Regional environmental conditions may strongly determine the local abundance and distribution of mosquito species. The meteorological factors adjusted temperature, rainfall and relative humidity had significant effects on the mean number of female C. quinquefasciatus collected per BG-Sentinel trap. However, rainfall was not significant predictor of the mean number of female C. quinquefasciatus per CDC light trap which might be because of small sample size (n = 30) compared to BG-sentinel trap (n = 59). Effects of temperature and rainfall on the population dynamics of C. quinquefasciatus observed along an altitude gradient in Hawaii  are consistent with our findings. Culex quinquefasciatus is a common domestic species whose preferred habitats range from clean freshwater to brackish, turbid and polluted water, and which is commonly found in ground pools, ditches, drains, sewerage, latrines, septic tanks and artificial containers such as discarded tires in Nepal . Being highly anthropophilic, biting predominantly at night but also at daytime in dark rooms, and feeding both indoors and outdoors, it is an efficient vector for maintaining low levels of microfilaria within a population , . Therefore, unplanned urbanization, poor sanitation and drainage systems and the expansion of transportation systems in rural areas and highlands including pronounced rise of temperature in mountain regions may have led to a present and future expansion of the distribution of LF vectors. Falling temperatures coupled to increasing elevation, on the other hand, have negative effects on mosquito survival and parasite development rates , . Model projections show a wide distribution of LF in Africa, and that climate change and population growth will expand both the range and risk of LF infection in an endemic region of Africa . Another study suggests that population growth rather than climate change is the dominant factor for predicting the prevalence and spread of LF on the African continent . However, predicting the impact of climate change on LF is difficult owing to the chronic condition of this disease.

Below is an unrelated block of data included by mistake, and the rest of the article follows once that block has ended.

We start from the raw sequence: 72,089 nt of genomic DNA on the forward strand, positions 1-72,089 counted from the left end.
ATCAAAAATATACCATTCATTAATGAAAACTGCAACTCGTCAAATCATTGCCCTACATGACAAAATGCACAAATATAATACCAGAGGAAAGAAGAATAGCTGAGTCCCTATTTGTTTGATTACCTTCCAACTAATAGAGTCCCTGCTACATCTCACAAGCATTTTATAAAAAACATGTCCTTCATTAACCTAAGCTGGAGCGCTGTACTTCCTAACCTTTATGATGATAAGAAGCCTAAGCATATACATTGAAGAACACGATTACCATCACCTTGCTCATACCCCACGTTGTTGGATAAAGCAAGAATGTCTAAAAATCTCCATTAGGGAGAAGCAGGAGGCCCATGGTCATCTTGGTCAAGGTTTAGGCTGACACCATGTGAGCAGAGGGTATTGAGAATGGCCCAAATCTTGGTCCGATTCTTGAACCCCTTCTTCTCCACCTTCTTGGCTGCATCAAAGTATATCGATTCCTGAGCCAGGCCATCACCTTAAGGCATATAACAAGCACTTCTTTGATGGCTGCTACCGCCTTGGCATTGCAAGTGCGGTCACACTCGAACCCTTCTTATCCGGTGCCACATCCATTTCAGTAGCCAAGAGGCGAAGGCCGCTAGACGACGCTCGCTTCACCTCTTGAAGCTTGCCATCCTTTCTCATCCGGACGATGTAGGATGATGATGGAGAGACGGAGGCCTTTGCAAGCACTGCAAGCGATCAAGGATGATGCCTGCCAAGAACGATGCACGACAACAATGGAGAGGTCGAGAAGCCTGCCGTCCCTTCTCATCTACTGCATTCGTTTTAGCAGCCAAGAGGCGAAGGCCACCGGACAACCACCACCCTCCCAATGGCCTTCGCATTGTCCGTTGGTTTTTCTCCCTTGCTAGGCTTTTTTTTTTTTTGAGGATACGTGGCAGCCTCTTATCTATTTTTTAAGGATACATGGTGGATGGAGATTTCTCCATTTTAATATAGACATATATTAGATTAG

We found significant effects of adjusted temperature, relative humidity and rainfall on the mean number of female A. aegypti per BG-Sentinel traps which is consistent with previous findings . These reports indicate that temperature, relative humidity and rainfall play a significant role for the abundance of these mosquito species but not necessarily as a direct driver. Important effects of temperature on these species and the diseases they can transmit are those that shorten the extrinsic incubation period of pathogens, lead to increases in biting frequency and extensions of the average life span of mosquitoes –. Hence, increasing temperature can make temperate regions of Nepal vulnerable to DF epidemic. Interestingly, we collected A. aegypti and A. albopictus in the BG-Sentinel traps in the Terai lowlands even when minimum temperatures had dropped to around 8°C suggesting a considerable adaptive capacity of local A. aegypti and A. albopictus populations to low temperatures. No Aedes species could be captured in the Middle Mountain collection sites after November when mean temperatures had dropped to around 10°C and minimum temperatures to around 2°C during a few days. However, a substantial number of Aedes eggs was recorded in ovitraps that had been set up indoors in these sites, indicating an ongoing reproductive activity of A. aegypti during the cold winter months. Thus, low temperatures outdoors, where the BG-Sentinel traps had been positioned, may have been compensated by an indoor environment with temperatures that were still sufficient for oviposition in another example of the ability of vector insects to exploit human activities to their advantage .